In South Africa, the National Road to Health Book is issued at birth to all infants. It is a patient held record which records essential basic health information about the baby, including birth, immunization and Vitamin A, growth parameters, development, oral health, and hospital admissions. It also contains age-group related feeding recommendations and play and stimulation messages. A complementary tool has recently been developed called the postnatal checklist tool to assist with implementation of a Western Cape Postnatal Care Policy, which provides guidance for care of mothers and infants in the first 6 weeks after birth of the baby. A copy of this tool is added to the Road to Health Book after birth. The Postnatal checklist has two components, one for the mother and one for infant and both are completed at various set time points during this 6 – week period. The 5 questions from the Basic Infant Mental Health Screen (BIMHS), as described further below, have been incorporated into the Post Natal Care tool (in partnership with Edna Arends, Western Cape Provincial Maternal and Newborn Health Program). A training guide for staff on the background to these questions and guidance on their implementation is being developed.
These tools will include a checklist with key questions and will be complemented with more detailed parental questions and guidance. Care has been taken to align these processes to a broader initiative to develop comprehensive paediatric clinical guidelines for primary health care clinical practitioners (Practical Approach to Care Kit (PACK-Child), Knowledge and Translation Unit, University of Cape Town), which has included the infant attachment screening questions as well as guidance on parenting information.
The additional questions are the result of a collaboration with colleagues in Finland where infant mental health has been integrated into primary care. The background to each requires further elaboration.
The Basic Infant Mental Health Screen incorporated into the Maternal & Child Health Risk Screening Tool
Screening infants for signs of somatic illnesses has been established as a part of primary health care in many countries and has been shown to be an effective way for improving health of infants and young children (e.g. Köhler 1991). Awareness of the importance of mental health early in life has been steadily increasing ever since 1970s, and tools for detecting psychological distress in infants and young children have been developed as a consequence (e.g. Guedeney, Puura and Matthey 2013). Finland is one of the Nordic countries with a well-baby clinic network that has long been developing strategies and tools for screening for both physical and mental health for infant and young children, and also studied the feasibility of screening in primary health care (Puura et al. 2010, Kaukonen et al. 2010, Borg et al. 2014). Based on findings of earlier studies, The Basic Infant Mental Health Screen (BIMHS) was developed as a joint effort of Drs. Kaija Puura, Astrid Berg, Elmarie Malek and Pälvi Kaukonen. It is a simple and short tool to be used to screen for the basic markers of infant mental health globally, as the items most likely are not affected by cultural differences, at least not during the first year of life.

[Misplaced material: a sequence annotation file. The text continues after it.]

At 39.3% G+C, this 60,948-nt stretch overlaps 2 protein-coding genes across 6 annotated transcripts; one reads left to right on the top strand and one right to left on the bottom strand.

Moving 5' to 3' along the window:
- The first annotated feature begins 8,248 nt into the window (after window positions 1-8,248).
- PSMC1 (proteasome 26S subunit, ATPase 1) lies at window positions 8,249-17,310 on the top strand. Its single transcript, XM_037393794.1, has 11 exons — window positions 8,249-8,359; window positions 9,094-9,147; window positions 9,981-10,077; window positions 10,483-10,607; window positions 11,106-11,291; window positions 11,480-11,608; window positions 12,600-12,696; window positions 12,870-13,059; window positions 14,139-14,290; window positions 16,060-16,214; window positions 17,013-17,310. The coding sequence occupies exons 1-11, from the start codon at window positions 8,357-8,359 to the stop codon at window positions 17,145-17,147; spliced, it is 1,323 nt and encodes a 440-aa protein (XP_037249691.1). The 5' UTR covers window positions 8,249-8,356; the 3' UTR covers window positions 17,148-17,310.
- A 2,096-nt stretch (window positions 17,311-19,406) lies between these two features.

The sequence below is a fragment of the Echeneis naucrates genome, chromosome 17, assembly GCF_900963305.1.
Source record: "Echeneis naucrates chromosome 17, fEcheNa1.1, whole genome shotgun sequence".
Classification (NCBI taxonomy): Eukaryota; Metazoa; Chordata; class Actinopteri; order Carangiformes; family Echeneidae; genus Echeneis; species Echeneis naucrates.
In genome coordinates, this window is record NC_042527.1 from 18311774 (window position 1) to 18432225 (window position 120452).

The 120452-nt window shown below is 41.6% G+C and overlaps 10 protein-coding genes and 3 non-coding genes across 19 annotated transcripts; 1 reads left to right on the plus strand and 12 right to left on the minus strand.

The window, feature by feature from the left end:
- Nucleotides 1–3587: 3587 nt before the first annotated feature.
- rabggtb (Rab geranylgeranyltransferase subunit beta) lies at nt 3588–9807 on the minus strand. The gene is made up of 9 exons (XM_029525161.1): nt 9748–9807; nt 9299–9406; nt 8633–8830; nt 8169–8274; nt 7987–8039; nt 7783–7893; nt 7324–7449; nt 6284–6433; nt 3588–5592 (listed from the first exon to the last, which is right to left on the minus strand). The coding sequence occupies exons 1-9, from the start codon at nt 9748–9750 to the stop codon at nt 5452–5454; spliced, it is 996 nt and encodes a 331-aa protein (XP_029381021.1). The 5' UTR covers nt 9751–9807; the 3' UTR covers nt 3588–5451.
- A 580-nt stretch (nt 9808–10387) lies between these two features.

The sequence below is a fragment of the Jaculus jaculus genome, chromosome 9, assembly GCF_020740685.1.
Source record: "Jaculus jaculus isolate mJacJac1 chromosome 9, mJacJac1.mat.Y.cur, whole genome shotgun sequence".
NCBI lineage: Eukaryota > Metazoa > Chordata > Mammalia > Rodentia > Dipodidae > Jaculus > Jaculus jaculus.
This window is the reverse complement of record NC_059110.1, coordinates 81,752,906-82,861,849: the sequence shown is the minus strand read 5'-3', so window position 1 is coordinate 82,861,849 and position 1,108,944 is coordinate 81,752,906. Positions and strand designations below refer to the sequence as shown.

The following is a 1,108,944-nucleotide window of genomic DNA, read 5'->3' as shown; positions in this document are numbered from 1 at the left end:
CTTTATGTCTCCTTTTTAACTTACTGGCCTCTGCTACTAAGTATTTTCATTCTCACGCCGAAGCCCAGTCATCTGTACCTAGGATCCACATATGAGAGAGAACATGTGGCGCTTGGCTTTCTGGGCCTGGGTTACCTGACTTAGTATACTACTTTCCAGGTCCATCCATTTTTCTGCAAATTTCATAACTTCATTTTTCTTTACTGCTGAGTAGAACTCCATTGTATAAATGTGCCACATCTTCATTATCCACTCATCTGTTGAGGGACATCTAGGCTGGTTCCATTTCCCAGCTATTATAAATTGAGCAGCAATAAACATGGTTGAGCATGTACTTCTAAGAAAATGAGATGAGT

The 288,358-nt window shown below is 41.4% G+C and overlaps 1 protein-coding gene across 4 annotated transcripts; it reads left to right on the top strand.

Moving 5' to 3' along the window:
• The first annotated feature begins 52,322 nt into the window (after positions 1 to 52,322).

The first two items are simple questions of whether the parent is worried about the child and how the parent is feeling herself/himself. The question about parental worry was derived from a previous study, where the question: “Overall, do you think that your child/this child has difficulties in one or more of the following areas: emotions, concentration, behaviour or being able to get on with other people” alone was found to be quite reliable as a screening question for developmental or psychological problems in young children in a survey done in primary health care in Finland (Borg et al. 2014). For the BIMHS the question was rewritten to “Are you worried about your infant/child?” and with a positive answer from a parent, further questions are to be used to clarify what sort of worry the parent has.
Parental mental health problems like anxiety and depression, have been associated with poorer parent-infant interaction and infant distress in several studies (e.g. Mäntymaa et al. 2008, Luoma et al. 2013). The second question of the BIMHS comes from a study by Puura et al. (2010) where infants aged 4, 8 and 18-months of age were screened in primary health care for infant social withdrawal symptoms. In this study, a question “How has your mental health been during the past 12 months?” was quite reliable in finding parents who had not been well psychologically, and whose infants showed symptoms of infant social withdrawal (Mäntymaa et al. 2008). For the BIMHS the question was reformulated into “How have you been feeling?” to help tap any symptoms of anxiety, depression or other mental health issues. It is also a way to show the parent that the primary care worker is interested in the parent’s well-being.